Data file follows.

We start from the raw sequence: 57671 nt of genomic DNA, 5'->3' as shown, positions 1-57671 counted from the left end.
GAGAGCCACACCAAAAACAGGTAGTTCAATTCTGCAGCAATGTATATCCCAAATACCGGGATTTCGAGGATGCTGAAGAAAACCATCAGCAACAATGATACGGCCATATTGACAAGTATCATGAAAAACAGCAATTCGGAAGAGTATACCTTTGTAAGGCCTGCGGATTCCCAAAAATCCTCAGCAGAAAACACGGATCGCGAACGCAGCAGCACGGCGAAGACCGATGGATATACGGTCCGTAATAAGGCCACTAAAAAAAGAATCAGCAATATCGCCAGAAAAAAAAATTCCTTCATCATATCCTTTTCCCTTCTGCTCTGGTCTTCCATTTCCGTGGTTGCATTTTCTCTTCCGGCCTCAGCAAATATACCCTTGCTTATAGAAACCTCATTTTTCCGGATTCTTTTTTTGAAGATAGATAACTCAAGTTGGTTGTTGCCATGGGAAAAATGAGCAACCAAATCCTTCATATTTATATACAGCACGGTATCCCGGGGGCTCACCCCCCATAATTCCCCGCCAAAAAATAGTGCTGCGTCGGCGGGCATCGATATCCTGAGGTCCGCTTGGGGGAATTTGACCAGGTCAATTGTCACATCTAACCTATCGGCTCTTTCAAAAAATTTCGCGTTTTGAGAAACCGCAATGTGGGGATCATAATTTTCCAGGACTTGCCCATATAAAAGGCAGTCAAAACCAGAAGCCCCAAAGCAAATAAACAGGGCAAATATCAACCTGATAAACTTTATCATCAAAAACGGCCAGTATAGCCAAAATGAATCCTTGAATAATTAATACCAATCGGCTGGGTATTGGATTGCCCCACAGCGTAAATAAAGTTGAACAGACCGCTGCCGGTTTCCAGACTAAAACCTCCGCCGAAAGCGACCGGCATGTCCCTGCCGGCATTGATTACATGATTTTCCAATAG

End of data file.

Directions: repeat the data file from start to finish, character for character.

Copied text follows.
We start from the raw sequence: 57671 nt of genomic DNA, 5'->3' as shown, positions 1-57671 counted from the left end.
GAGAGCCACACCAAAAACAGGTAGTTCAATTCTGCAGCAATGTATATCCCAAATACCGGGATTTCGAGGATGCTGAAGAAAACCATCAGCAACAATGATACGGCCATATTGACAAGTATCATGAAAAACAGCAATTCGGAAGAGTATACCTTTGTAAGGCCTGCGGATTCCCAAAAATCCTCAGCAGAAAACACGGATCGCGAACGCAGCAGCACGGCGAAGACCGATGGATATACGGTCCGTAATAAGGCCACTAAAAAAAGAATCAGCAATATCGCCAGAAAAAAAAATTCCTTCATCATATCCTTTTCCCTTCTGCTCTGGTCTTCCATTTCCGTGGTTGCATTTTCTCTTCCGGCCTCAGCAAATATACCCTTGCTTATAGAAACCTCATTTTTCCGGATTCTTTTTTTGAAGATAGATAACTCAAGTTGGTTGTTGCCATGGGAAAAATGAGCAACCAAATCCTTCATATTTATATACAGCACGGTATCCCGGGGGCTCACCCCCCATAATTCCCCGCCAAAAAATAGTGCTGCGTCGGCGGGCATCGATATCCTGAGGTCCGCTTGGGGGAATTTGACCAGGTCAATTGTCACATCTAACCTATCGGCTCTTTCAAAAAATTTCGCGTTTTGAGAAACCGCAATGTGGGGATCATAATTTTCCAGGACTTGCCCATATAAAAGGCAGTCAAAACCAGAAGCCCCAAAGCAAATAAACAGGGCAAATATCAACCTGATAAACTTTATCATCAAAAACGGCCAGTATAGCCAAAATGAATCCTTGAATAATTAATACCAATCGGCTGGGTATTGGATTGCCCCACAGCGTAAATAAAGTTGAACAGACCGCTGCCGGTTTCCAGACTAAAACCTCCGCCGAAAGCGACCGGCATGTCCCTGCCGGCATTGATTACATGATTTTCCAATAG